Richard James Carpenter Glen Liddell Mola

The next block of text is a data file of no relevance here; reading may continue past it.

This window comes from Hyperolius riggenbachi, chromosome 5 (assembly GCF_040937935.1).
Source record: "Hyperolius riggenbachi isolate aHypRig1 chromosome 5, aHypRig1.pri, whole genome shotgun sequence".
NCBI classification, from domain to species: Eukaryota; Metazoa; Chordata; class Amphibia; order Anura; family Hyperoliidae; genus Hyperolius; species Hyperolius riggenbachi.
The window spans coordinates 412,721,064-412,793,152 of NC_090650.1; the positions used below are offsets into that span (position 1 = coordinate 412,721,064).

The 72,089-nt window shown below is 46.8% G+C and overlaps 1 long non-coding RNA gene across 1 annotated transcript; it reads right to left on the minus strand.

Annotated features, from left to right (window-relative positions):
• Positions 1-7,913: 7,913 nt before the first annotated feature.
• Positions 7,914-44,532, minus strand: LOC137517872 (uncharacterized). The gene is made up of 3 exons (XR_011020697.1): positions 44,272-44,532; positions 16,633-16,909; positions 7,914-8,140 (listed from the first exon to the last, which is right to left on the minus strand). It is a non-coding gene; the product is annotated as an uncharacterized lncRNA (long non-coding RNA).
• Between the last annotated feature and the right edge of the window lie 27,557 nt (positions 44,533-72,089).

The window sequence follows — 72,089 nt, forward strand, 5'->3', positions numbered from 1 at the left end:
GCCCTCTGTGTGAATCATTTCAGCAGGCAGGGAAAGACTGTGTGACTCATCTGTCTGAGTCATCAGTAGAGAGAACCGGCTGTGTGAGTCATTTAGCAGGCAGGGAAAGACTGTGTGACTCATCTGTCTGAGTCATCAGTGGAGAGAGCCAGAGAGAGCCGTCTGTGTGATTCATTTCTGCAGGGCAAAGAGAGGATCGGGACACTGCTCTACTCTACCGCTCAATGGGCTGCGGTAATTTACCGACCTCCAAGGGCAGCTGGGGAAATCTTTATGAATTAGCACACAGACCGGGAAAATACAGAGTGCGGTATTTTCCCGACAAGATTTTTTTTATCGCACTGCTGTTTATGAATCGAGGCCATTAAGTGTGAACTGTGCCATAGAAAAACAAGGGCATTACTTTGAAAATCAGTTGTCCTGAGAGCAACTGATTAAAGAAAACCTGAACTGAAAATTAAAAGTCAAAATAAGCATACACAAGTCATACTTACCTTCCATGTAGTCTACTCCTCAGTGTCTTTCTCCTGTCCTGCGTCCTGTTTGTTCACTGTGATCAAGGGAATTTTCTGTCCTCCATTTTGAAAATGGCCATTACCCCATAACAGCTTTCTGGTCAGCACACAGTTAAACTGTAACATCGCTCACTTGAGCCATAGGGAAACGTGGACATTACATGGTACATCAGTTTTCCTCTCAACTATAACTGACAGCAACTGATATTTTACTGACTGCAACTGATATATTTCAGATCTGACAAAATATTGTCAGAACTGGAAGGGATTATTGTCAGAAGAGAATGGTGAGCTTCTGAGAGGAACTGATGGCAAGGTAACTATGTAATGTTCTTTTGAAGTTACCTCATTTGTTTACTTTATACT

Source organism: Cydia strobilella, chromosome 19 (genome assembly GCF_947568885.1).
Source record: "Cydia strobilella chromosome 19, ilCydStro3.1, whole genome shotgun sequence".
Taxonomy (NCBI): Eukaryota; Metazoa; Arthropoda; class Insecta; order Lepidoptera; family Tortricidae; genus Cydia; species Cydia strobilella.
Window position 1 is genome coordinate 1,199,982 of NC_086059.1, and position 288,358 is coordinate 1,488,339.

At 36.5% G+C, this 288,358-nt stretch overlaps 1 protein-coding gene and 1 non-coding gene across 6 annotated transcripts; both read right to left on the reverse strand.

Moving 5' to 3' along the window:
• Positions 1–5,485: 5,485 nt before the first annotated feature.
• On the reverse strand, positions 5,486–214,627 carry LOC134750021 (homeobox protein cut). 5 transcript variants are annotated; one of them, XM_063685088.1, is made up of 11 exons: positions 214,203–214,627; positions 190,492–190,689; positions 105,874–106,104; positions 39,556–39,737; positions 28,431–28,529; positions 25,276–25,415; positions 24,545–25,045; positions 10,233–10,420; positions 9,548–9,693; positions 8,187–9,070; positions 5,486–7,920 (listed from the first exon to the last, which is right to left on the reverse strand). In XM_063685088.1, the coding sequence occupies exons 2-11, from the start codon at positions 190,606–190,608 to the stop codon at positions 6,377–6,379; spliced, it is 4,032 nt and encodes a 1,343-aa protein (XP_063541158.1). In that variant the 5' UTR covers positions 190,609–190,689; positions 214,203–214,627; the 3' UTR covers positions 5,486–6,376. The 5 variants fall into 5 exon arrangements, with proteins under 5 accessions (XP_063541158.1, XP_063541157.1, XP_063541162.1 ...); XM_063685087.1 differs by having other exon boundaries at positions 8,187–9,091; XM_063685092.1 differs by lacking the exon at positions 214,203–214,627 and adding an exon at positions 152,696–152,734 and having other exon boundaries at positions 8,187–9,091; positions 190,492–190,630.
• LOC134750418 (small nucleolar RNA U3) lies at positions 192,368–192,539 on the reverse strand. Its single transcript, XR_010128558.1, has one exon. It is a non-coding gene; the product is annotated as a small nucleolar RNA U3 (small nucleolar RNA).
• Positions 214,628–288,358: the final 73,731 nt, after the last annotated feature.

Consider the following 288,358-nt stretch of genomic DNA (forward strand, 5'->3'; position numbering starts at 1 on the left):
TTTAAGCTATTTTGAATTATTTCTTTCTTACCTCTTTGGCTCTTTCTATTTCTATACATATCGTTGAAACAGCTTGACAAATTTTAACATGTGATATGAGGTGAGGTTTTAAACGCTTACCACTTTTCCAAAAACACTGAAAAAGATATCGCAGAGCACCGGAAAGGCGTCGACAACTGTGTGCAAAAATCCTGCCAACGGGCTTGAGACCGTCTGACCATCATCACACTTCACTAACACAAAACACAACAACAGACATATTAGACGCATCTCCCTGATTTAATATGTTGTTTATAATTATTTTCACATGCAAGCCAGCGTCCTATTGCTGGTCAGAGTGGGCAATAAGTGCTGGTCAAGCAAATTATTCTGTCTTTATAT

Introduction The aim of this audit was to investigate the rates of breech-related perinatal death and maternal and neo-natal morbidity in a resource-poor setting where caesarean sections are difficult to perform. Method. An audit of 5,102 babies born at two rural Papua New Guinean hospitals, Kapuna and Kikori, from 2005 to 2014 inclusive was performed. Information was gathered from the facility obstetric registers and supplemented by Kikori Hospital’s surgical register. During the period there were 179 breech presentations (103 singletons, 76 twins). The primary outcome was defined as perinatal death. Secondary outcomes were neonatal morbidity and maternal post-partum haemorrhage. Exclusion criteria were applied prior to analysis. These included: Likely pre-labour intrauterine death; mother presenting to hospital in second or third stage; baby born before arrival at hospital; prematurity recorded in the notes or birth weight less than 1500g as a surrogate marker; significant fetal abnormality; and significant maternal medical condition. Findings. The adjusted incidence of the outcomes were: Perinatal death for vaginal breech singletons 235/1,000 (95% CI 158-336/1,000) and vaginal breech twins 31/1,000 (95% CI 9-107/1,000); neonatal morbidity for vaginal breech singletons 141/1,000 (95% CI 82-231/1,000) and vaginal breech twins 31/1,000 (95% CI 9-107/1,000); post-partum haemorrhage for vaginal breech singletons 129/1,000 (95% CI 74-217/1,000) and vaginal breech twins 230/1,000 (95% CI 137-361/1,000). Conclusions. Poor outcomes for singleton vaginal breech delivery at the two hospitals were common. The potential in the rural setting for increased education on safe trial of vaginal breach delivery as well as increasing access to caesarean sections deserves consideration. 


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